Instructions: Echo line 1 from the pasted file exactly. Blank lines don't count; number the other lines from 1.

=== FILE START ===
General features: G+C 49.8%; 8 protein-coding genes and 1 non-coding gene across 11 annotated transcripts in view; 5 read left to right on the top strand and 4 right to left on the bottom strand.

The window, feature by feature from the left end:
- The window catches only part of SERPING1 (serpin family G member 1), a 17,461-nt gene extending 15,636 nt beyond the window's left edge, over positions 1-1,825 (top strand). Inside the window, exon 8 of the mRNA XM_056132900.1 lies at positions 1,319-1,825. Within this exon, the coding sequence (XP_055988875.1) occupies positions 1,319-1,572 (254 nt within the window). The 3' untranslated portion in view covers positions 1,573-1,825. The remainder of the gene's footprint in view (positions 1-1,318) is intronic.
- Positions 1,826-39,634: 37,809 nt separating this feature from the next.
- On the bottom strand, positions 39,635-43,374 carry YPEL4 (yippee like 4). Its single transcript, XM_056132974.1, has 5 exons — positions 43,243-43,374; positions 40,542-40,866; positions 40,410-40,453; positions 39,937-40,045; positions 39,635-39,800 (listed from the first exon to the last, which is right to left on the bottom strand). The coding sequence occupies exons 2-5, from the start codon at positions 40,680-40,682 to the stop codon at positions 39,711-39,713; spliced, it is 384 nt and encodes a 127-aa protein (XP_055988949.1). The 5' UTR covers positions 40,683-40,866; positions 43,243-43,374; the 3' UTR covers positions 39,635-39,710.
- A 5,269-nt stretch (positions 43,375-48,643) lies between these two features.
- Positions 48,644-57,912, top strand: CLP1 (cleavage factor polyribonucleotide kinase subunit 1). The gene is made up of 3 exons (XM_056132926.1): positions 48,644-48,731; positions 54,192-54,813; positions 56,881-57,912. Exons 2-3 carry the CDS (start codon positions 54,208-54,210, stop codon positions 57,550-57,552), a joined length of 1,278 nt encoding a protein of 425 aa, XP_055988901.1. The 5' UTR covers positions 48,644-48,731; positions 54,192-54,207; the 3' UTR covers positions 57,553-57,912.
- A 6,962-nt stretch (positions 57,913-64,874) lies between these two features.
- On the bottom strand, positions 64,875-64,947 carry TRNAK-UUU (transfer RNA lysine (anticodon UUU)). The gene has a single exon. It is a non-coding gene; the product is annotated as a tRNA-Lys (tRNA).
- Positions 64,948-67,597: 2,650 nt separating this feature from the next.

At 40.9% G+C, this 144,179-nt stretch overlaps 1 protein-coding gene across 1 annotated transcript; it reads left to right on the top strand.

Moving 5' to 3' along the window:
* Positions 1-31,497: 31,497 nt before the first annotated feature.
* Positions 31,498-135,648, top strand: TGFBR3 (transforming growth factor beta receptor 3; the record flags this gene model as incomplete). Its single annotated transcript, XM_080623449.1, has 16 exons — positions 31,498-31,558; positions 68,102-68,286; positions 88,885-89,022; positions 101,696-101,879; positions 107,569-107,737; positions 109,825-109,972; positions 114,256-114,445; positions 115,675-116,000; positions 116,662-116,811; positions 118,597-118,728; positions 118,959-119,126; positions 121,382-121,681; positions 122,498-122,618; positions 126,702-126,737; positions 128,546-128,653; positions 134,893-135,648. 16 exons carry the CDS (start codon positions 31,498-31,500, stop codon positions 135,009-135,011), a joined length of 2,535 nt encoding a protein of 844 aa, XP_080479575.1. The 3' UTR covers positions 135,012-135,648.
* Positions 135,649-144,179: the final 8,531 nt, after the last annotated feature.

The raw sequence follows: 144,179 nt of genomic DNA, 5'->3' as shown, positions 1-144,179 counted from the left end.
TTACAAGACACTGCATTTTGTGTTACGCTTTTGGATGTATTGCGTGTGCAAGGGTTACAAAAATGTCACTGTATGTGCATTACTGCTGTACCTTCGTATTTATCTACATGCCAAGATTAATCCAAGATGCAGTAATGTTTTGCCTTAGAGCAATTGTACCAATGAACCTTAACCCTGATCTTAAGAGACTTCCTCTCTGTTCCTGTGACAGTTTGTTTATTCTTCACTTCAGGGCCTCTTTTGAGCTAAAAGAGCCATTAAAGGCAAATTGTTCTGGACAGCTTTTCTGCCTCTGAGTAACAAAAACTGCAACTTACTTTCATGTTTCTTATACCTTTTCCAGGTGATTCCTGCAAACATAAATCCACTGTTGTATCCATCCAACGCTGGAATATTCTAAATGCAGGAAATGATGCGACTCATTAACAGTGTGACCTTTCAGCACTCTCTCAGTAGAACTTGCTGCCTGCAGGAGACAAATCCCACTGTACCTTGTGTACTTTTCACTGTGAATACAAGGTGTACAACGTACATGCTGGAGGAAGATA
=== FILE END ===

General features: G+C 49.8%; 8 protein-coding genes and 1 non-coding gene across 11 annotated transcripts in view; 5 read left to right on the top strand and 4 right to left on the bottom strand.